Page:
Read from 10-11 May, 2017
Synopsis: From the NYT Bestselling author of The Manhattanites series and for fans of such films as Vicky Cristina Barcelona and Wild Things comes a ménage romance posing the question; can two men share the same woman forever?
They are the best of friends and the greatest of lovers. Two men and one woman, searching for fortune and fame, bound together by an eroticism their money and power can’t buy them. Luigi, the romantic alpha hunk. Rocco, the exotic bisexual. Jemma, the insatiable beauty who possesses them both.
From their first rendezvous in Milan, the three set out on a wicked course, jet-setting from the kinky underground sex clubs of Berlin, to the lavish palaces of Moscow, to New York’s high society in pursuit of pleasure. They have only each other to care for. That is…until a baby comes along and changes their destiny. But which of them is the father? And will they continue their poly relationship or give in to convention?
Bookish Things: 250 pages. The cover is very appropriate for the genre, but doesn’t really say much about the story. This is book #4 from The Manhattanites Series.
Where to buy: Amazon on kindle for $4.15.
The story felt rushed, the characters wooden and despite the Italian sporadically added to their speech, they all sounded the same! I had difficulty telling which character was talking, except for the convenient chapter headings listing whose POV the chapter was from.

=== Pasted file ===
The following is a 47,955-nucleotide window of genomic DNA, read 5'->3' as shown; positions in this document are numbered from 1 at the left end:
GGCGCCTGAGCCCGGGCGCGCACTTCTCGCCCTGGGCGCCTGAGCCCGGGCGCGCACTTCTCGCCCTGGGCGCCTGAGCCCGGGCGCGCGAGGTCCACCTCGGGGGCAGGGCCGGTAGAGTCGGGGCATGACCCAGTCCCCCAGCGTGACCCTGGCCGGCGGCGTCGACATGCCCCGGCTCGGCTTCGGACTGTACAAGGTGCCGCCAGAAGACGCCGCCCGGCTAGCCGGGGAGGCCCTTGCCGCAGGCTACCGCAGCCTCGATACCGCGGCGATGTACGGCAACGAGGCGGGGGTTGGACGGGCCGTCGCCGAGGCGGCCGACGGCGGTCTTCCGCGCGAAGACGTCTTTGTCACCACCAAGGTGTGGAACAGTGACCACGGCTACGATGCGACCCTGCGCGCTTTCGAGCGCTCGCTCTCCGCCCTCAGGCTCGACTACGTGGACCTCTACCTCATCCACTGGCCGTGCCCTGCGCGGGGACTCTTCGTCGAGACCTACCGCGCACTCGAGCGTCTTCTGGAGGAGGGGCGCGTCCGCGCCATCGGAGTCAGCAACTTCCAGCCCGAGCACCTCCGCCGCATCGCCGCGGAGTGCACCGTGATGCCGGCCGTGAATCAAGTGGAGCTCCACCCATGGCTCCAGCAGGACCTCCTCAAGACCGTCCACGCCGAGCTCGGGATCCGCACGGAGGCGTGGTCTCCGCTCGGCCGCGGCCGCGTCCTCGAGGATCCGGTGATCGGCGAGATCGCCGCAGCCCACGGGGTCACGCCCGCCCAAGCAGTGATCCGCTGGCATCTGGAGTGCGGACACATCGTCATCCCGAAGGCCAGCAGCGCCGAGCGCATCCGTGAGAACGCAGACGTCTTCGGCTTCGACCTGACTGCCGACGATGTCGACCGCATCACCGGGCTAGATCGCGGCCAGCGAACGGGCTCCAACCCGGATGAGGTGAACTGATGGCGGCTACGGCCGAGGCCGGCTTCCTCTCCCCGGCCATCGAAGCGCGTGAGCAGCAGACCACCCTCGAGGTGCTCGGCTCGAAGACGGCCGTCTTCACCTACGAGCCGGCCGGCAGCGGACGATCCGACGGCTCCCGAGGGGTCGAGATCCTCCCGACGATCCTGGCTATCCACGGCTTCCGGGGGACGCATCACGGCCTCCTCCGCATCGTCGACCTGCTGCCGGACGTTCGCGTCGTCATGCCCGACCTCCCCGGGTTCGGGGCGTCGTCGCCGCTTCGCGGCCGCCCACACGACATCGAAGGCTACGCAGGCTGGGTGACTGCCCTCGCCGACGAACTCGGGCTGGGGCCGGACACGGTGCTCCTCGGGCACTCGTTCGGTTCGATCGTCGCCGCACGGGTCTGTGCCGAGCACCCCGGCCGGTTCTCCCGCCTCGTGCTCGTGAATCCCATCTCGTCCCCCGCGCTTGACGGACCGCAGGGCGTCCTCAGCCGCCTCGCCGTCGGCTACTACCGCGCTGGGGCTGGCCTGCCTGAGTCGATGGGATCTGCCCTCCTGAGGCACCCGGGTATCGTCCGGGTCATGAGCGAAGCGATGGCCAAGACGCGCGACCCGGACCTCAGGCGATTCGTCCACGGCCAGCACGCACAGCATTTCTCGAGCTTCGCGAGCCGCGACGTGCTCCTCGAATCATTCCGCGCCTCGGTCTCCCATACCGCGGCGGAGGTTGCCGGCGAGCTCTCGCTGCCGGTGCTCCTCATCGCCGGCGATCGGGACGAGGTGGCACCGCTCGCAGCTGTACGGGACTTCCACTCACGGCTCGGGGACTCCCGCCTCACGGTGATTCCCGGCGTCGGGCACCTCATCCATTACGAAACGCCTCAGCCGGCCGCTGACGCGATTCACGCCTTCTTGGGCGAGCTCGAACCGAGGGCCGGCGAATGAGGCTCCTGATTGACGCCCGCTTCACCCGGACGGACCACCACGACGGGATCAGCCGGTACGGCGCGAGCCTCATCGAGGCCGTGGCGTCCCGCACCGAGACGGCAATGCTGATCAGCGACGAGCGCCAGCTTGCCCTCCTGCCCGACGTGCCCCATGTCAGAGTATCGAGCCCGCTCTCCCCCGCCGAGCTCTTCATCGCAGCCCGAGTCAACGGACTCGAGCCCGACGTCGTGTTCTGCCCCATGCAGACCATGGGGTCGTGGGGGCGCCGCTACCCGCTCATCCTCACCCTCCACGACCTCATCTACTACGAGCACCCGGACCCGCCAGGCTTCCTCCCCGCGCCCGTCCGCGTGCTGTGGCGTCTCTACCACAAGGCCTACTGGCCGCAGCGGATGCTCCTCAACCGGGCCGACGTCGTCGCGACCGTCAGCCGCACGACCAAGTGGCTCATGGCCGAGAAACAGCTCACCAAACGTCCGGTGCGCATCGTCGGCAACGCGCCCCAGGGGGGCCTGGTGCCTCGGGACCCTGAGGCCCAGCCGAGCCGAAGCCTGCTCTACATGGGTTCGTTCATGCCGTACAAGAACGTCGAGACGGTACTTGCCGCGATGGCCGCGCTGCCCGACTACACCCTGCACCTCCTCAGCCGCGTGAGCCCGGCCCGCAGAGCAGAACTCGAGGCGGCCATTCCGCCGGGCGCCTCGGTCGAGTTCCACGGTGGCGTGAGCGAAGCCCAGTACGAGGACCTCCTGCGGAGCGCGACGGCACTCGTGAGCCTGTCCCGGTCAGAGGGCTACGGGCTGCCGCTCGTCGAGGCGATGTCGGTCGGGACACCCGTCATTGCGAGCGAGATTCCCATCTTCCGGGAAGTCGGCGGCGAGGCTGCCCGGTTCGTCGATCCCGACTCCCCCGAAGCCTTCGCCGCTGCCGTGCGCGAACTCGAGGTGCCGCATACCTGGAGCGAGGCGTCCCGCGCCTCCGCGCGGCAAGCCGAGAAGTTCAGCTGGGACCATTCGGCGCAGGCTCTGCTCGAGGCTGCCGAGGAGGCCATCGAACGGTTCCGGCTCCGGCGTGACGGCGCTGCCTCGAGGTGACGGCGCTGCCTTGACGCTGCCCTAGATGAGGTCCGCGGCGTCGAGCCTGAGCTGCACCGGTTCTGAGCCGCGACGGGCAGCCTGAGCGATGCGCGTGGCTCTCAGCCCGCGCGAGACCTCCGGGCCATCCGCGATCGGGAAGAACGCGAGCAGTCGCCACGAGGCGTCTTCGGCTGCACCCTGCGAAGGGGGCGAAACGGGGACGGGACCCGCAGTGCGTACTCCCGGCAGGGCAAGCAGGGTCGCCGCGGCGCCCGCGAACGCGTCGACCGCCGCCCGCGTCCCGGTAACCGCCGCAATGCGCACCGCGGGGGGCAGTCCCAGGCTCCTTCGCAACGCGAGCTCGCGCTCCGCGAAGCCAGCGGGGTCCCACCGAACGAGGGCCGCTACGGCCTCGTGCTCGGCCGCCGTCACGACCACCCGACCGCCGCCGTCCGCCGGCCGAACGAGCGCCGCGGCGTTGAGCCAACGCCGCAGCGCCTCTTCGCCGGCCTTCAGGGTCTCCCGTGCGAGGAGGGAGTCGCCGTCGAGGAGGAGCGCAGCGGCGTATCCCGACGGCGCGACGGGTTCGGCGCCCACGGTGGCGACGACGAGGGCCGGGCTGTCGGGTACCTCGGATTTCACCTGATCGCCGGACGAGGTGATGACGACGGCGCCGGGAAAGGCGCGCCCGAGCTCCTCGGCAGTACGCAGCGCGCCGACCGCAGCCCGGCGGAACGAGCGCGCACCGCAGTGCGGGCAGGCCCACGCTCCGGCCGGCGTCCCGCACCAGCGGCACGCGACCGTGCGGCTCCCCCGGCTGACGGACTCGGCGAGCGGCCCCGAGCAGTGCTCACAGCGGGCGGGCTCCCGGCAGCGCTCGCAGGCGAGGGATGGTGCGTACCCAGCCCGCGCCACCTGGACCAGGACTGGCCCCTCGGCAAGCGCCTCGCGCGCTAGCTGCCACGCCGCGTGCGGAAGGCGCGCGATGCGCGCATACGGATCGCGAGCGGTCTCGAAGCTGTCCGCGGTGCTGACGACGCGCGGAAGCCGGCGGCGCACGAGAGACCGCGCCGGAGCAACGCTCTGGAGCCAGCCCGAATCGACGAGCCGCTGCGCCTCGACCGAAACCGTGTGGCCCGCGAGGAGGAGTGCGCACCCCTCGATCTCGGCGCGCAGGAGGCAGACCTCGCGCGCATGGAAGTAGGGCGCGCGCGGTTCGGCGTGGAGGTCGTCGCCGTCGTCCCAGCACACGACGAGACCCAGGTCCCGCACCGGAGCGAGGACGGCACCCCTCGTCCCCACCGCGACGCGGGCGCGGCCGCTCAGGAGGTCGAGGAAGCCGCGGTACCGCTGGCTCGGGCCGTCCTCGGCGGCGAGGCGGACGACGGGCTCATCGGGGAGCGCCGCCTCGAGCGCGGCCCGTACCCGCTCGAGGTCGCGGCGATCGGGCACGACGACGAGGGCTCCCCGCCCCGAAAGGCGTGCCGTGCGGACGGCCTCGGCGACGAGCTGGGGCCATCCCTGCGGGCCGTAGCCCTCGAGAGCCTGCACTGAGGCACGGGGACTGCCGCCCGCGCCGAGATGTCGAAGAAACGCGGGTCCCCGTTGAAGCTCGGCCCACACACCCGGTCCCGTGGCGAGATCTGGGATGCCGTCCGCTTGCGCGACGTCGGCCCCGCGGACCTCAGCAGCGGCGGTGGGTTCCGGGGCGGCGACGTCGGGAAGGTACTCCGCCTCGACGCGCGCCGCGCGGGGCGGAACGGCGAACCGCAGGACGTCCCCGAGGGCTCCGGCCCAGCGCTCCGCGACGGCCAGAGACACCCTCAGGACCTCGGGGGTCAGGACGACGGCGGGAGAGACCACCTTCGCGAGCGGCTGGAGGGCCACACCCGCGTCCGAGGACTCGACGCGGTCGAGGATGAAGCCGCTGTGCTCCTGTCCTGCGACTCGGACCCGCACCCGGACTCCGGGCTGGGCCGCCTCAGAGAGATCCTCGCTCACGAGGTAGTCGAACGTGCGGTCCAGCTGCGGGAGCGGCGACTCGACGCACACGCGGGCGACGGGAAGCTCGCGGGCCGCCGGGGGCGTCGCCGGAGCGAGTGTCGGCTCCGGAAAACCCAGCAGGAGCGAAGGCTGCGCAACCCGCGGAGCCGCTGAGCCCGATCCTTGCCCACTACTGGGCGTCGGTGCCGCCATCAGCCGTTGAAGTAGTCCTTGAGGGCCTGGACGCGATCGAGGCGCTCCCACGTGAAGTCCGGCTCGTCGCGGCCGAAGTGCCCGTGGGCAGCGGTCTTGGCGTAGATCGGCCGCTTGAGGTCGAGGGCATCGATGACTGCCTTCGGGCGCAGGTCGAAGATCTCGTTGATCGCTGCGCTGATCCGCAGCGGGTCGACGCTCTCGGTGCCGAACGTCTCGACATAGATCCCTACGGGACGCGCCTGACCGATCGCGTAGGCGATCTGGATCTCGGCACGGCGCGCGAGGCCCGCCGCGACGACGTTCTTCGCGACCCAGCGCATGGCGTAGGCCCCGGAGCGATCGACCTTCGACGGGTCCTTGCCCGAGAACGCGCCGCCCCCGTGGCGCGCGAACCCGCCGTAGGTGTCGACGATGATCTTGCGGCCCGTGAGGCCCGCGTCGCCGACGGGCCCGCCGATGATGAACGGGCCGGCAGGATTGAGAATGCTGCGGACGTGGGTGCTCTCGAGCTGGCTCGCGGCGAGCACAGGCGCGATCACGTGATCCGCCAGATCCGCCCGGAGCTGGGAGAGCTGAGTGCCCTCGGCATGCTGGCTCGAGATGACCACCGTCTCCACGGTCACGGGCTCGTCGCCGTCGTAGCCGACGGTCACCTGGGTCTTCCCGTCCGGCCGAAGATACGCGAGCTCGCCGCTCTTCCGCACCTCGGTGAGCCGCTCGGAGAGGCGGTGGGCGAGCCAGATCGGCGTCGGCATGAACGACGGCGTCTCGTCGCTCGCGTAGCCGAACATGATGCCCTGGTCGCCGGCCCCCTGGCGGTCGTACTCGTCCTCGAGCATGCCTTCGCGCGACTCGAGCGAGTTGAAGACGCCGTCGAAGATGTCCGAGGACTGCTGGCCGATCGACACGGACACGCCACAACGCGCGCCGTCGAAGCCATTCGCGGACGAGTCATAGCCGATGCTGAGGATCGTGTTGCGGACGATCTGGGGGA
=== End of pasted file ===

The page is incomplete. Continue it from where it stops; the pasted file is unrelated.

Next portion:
Some of the sexcapades were amusing (the BDSM club in Berlin for example), but they were glossed over and not fully explored. Avery could have taken the reader on a wicked ride, but instead patted the readers hand and told them of a trip to a Berlin BDSM club.
Also, there was a lot of repetition about Jemma’s breast cancer survival. If the c-word didn’t come out of her mouth or whizz around in her head once a chapter it’s like she’d forget. Now, I get that cancer is a horrible, horrible disease and people who survive do struggle with the things Jemma did in this story, I just felt we didn’t need to be reminded every other paragraph. It took over and wrecked what could have been a hot sexy story.
I didn’t love this story, in fact, I’d argue I didn’t even like it, and that was primarily because of the writing.
There was simply too much signposting emotions.
E.g. 30% – Shocked, I was speechless.
32% – In awe, I stood there, watching her.
This reads as if Avery is not confident enough in conveying the emotion with character actions without first stating it, just to make doubly sure her readers get it. Give us a little credit!
These examples could be fixed easily:
#1 – I was speechless. (No signposted emotion required.)
#2 – I stood there, mouth partially open and heat in my eyes, watching her.
Also, what on earth was with the word choices for private parts?!? An otherwise hot scene came (no pun intended!) to a screeching halt when a character refers to their ‘nuts’. That is the least sexy word. Period!
I don’t think I’ll revisit Avery’s work for a while. The ideas are good, but the execution not so great.
**Note: I received an electronic copy of this book through NetGalley in exchange for an honest review.**